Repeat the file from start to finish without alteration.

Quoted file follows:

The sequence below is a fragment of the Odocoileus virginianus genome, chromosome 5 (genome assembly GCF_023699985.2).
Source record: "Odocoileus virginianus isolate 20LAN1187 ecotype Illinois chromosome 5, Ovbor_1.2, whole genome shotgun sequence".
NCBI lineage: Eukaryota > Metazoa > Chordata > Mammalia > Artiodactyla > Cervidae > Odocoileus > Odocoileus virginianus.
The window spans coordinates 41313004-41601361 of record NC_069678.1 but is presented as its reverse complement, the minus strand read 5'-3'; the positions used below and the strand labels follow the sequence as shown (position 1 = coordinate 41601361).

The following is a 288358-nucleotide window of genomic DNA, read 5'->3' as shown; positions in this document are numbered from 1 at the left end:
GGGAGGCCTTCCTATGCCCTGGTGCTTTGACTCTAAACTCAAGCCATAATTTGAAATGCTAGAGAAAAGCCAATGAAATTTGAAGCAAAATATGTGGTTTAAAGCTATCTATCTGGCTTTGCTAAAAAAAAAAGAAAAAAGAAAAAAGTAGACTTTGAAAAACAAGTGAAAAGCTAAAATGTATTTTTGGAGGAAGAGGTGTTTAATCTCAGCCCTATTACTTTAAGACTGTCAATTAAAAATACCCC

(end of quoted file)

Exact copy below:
The sequence below is a fragment of the Odocoileus virginianus genome, chromosome 5 (genome assembly GCF_023699985.2).
Source record: "Odocoileus virginianus isolate 20LAN1187 ecotype Illinois chromosome 5, Ovbor_1.2, whole genome shotgun sequence".
NCBI lineage: Eukaryota > Metazoa > Chordata > Mammalia > Artiodactyla > Cervidae > Odocoileus > Odocoileus virginianus.
The window spans coordinates 41313004-41601361 of record NC_069678.1 but is presented as its reverse complement, the minus strand read 5'-3'; the positions used below and the strand labels follow the sequence as shown (position 1 = coordinate 41601361).

The following is a 288358-nucleotide window of genomic DNA, read 5'->3' as shown; positions in this document are numbered from 1 at the left end:
GGGAGGCCTTCCTATGCCCTGGTGCTTTGACTCTAAACTCAAGCCATAATTTGAAATGCTAGAGAAAAGCCAATGAAATTTGAAGCAAAATATGTGGTTTAAAGCTATCTATCTGGCTTTGCTAAAAAAAAAAGAAAAAAGAAAAAAGTAGACTTTGAAAAACAAGTGAAAAGCTAAAATGTATTTTTGGAGGAAGAGGTGTTTAATCTCAGCCCTATTACTTTAAGACTGTCAATTAAAAATACCCC